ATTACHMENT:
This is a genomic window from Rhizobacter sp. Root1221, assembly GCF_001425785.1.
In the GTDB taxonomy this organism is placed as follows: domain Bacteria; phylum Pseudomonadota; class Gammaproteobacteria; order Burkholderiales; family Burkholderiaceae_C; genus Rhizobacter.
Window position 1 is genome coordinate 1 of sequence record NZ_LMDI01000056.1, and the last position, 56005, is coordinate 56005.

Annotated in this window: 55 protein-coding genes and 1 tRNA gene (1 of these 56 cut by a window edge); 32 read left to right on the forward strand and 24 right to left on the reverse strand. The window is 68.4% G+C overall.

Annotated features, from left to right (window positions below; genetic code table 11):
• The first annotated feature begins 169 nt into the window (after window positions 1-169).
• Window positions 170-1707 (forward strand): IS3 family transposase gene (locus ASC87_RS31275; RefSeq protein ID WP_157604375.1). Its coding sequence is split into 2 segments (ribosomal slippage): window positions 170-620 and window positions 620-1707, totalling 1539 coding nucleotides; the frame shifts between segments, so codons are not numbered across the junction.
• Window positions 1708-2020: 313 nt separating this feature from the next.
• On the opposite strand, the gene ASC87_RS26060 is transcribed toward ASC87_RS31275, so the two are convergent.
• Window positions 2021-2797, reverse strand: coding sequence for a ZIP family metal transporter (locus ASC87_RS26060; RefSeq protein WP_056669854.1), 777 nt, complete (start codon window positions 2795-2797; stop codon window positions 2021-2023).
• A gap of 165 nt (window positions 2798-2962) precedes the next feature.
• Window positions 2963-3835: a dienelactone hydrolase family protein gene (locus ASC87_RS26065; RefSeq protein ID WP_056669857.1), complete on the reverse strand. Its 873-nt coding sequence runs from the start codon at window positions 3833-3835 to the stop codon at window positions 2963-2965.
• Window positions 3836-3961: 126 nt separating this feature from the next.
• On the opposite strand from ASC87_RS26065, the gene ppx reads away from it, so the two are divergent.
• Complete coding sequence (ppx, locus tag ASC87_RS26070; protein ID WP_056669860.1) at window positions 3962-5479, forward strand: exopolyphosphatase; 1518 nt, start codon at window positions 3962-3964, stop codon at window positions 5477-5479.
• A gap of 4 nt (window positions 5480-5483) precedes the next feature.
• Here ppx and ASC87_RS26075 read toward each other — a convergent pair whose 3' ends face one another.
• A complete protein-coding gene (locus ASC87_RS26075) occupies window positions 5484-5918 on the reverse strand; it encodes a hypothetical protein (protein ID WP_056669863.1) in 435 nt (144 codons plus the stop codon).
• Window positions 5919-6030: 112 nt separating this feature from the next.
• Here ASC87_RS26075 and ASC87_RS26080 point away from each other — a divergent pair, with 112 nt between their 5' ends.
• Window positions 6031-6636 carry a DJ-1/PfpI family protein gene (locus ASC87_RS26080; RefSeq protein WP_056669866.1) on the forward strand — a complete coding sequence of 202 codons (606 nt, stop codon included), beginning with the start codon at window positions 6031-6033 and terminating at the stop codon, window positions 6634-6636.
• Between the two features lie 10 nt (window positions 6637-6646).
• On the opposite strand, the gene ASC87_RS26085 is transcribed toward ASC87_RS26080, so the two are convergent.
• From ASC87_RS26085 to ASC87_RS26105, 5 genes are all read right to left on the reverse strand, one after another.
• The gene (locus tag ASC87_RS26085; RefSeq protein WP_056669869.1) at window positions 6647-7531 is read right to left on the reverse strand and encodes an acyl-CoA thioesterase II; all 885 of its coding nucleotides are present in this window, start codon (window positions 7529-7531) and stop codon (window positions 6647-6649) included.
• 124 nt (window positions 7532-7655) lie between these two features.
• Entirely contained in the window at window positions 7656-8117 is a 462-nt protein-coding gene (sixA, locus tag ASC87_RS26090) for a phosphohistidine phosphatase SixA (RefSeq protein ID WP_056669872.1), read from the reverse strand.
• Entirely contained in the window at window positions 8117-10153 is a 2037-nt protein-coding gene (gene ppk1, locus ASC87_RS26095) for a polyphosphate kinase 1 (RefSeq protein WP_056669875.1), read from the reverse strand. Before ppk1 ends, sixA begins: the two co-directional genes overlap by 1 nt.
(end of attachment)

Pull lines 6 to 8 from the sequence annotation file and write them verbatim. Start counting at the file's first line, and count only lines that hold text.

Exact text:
• The first annotated feature begins 169 nt into the window (after window positions 1-169).
• Window positions 170-1707 (forward strand): IS3 family transposase gene (locus ASC87_RS31275; RefSeq protein ID WP_157604375.1). Its coding sequence is split into 2 segments (ribosomal slippage): window positions 170-620 and window positions 620-1707, totalling 1539 coding nucleotides; the frame shifts between segments, so codons are not numbered across the junction.
• Window positions 1708-2020: 313 nt separating this feature from the next.